6 rules for choosing a school



I like to use the comparison of cooking a roast in the microwave or in an oven. Although a microwave is great for popcorn, it isn’t good for a juicy roast. Many private schools may offer a program in six months, and that may be a good option for upgrading or refreshing a skill; however, a six-month diploma program will never compete with a college diploma or a university degree.


WHERE DID YOUR FUTURE CO-WORKERS STUDY? When choosing, for example, a Social Service Worker program, don’t hesitate to ask people working in the field where they studied. Too shy to ask? Go onto some of the website forums and ask online or contact the local association. They will be happy to give you any advice you might need. Your future success is in their best interest.



Community colleges and universities may advertise, but they will rarely sell you on a program you may not be suited for. If a school is trying to talk you into a program or attempting to get you to “sign on the dotted line” ... don’t.  


Also, beware of any school that is willing to make compromises on the course of study, for example, allowing you to not have to do a placement or willing to shorten the program for you.



Most schools will present you with statistics stating such claims as 97% employment rate! You will want to ask them such questions as “where” did their students get employed and in what period of time did they get employed?


Question the Labour Market Statistics. Labour market stats can be easily manipulated. If I told you that there was a 100% increase in the employment of blacksmiths in the past year that could simply mean that last year there was one and this year there are two. Consider the source of the information and the agenda behind the information.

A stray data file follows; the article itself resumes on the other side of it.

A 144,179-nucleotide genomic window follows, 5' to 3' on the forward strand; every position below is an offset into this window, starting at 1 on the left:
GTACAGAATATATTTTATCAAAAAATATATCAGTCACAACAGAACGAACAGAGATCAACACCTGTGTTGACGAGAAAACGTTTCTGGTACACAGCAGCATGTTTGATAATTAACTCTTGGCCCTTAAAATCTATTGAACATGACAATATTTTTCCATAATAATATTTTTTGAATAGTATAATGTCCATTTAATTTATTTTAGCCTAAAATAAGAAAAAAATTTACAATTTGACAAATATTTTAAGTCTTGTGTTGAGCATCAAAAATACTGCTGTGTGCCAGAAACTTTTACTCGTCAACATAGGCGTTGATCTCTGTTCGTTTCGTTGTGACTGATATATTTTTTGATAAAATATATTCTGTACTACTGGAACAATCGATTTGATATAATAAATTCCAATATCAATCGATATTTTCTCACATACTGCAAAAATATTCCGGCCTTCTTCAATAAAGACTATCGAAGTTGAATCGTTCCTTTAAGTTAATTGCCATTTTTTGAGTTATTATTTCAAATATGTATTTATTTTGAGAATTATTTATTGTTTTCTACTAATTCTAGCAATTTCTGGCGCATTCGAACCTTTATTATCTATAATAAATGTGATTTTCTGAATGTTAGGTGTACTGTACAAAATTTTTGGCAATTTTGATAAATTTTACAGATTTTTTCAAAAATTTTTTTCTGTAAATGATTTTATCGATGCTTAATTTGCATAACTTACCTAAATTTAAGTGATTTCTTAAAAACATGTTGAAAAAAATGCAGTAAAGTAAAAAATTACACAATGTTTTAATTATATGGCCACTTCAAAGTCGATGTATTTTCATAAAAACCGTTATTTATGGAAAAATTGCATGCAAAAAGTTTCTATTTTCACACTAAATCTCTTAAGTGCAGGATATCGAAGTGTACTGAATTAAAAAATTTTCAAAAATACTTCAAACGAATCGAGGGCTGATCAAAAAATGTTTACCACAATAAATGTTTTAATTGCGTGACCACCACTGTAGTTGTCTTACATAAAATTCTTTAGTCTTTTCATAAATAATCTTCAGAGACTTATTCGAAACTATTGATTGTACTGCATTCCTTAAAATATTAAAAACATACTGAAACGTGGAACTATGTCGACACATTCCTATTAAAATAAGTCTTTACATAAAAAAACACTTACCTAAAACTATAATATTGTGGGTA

The best source of labour market information I can recommend is www.workingincanada.gc.ca . Government websites, although at times wordy and hard to read, are the most trustworthy sources of information.



There are great adult learning centres throughout the GTA which offers courses in hairdressing, business, early childhood education, personal support work and many, many more.


Computer classes can be taken through continuing education or online and are as good as anything you may take at a far more expensive class. It is also good to note that the Toronto District School Board offers special low rates for low income residents for one course per semester.  


There are also some great free online computer classes along with online tutoring assistance. Be sure to check out www.khanacademy.org. They offer free courses with new ones being added daily.




 Visit your local Employment or Career Centre (www.poss.ca) and ask questions of the staff that work there. They see many people daily and help people move forward on their career path.


Get onto public forums such as the one on settlement.org and ask others for their feedback. 


     Deciding on a school can be instrumental in determining your future path. Your research will be well worth it. Good luck!

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Toronto, Canada